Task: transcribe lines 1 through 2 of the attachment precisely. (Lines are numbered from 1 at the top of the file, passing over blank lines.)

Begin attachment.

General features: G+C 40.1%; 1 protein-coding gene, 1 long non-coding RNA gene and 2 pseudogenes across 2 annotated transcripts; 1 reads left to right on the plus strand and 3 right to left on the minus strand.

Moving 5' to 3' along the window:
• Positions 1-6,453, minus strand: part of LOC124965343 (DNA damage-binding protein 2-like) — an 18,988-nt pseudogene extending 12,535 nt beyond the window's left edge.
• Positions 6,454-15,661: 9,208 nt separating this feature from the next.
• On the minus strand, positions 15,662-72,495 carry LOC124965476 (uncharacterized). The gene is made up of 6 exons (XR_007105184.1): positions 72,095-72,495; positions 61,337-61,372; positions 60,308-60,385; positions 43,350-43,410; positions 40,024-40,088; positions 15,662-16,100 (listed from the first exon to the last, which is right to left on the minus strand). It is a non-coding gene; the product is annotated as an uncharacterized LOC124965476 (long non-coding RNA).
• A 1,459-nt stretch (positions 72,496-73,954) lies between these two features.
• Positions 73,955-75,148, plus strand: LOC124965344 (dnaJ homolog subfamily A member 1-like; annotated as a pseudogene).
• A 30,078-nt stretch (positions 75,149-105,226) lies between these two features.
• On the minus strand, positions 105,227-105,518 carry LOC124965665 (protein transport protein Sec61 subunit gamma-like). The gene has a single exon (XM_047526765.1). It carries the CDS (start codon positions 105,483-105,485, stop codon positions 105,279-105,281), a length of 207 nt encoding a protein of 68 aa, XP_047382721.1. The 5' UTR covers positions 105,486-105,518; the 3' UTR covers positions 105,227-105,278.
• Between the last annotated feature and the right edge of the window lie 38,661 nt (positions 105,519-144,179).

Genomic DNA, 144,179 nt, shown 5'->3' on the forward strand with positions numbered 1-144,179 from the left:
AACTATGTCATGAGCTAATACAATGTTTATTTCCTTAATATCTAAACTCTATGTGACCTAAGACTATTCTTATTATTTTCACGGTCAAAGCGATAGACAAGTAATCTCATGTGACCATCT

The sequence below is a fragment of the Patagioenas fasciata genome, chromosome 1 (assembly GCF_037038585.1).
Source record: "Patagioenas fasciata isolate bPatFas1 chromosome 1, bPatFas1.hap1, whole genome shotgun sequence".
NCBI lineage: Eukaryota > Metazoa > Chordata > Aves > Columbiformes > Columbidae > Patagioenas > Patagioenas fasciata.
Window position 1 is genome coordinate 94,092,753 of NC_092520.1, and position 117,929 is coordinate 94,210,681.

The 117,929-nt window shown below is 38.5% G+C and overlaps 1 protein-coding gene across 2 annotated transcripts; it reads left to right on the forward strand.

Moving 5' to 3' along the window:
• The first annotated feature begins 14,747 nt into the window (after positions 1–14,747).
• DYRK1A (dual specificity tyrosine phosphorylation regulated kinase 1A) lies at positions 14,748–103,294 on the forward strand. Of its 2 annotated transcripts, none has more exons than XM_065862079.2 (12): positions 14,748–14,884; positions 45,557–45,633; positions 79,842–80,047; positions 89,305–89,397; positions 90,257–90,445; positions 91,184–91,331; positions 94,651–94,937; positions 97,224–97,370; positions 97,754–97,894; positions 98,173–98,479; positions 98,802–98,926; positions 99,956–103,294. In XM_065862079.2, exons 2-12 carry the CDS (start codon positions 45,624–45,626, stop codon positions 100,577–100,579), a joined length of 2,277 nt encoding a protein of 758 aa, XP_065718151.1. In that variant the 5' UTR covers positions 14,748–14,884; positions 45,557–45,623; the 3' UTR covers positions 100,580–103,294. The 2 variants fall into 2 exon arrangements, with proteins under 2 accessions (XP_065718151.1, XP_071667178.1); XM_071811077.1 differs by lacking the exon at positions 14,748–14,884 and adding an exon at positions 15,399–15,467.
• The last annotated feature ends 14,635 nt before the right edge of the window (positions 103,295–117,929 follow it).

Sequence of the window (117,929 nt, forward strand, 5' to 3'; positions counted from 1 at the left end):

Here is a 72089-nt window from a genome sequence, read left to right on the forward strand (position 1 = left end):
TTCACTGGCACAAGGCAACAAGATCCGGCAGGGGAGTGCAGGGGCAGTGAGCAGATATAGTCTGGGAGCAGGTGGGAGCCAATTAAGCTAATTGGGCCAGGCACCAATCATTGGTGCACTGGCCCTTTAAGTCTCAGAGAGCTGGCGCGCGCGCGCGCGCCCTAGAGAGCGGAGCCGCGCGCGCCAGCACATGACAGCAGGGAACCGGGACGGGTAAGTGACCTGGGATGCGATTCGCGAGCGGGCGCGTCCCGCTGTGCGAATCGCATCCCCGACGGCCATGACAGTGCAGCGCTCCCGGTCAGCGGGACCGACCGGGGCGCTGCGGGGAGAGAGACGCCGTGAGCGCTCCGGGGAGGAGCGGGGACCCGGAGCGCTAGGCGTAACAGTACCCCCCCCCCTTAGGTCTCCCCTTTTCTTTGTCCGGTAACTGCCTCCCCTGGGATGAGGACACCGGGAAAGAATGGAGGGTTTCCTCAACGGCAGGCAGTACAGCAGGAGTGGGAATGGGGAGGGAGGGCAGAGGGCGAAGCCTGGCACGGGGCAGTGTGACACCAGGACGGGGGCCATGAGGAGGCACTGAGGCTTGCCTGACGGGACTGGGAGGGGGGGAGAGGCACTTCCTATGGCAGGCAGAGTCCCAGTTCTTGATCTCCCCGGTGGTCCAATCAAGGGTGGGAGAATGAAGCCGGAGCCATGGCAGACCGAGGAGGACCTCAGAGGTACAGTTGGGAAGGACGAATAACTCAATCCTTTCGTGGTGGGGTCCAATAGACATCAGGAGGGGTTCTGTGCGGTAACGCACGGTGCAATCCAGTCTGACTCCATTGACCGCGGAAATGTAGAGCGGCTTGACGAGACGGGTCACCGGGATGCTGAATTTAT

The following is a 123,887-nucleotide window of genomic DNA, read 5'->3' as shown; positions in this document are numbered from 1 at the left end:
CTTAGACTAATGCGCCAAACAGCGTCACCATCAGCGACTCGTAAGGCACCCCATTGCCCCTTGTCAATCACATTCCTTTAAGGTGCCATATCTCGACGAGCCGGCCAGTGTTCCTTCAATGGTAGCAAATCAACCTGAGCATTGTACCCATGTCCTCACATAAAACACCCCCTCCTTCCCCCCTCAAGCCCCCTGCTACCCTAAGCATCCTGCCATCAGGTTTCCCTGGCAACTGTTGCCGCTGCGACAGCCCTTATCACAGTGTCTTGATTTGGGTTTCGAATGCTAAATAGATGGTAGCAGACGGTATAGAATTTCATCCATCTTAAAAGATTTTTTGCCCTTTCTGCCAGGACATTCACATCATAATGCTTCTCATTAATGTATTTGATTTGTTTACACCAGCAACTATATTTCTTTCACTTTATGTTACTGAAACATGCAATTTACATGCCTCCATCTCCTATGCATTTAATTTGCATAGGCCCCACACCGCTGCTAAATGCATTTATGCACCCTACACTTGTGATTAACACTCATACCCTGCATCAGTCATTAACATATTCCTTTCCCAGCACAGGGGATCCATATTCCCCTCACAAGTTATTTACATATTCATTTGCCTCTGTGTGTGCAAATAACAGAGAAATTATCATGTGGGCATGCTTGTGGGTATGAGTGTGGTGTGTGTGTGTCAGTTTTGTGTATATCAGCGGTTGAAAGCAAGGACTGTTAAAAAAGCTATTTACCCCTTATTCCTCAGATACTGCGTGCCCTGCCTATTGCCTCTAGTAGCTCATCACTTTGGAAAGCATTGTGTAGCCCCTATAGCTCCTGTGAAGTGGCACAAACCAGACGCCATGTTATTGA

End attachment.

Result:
General features: G+C 40.1%; 1 protein-coding gene, 1 long non-coding RNA gene and 2 pseudogenes across 2 annotated transcripts; 1 reads left to right on the plus strand and 3 right to left on the minus strand.

Moving 5' to 3' along the window: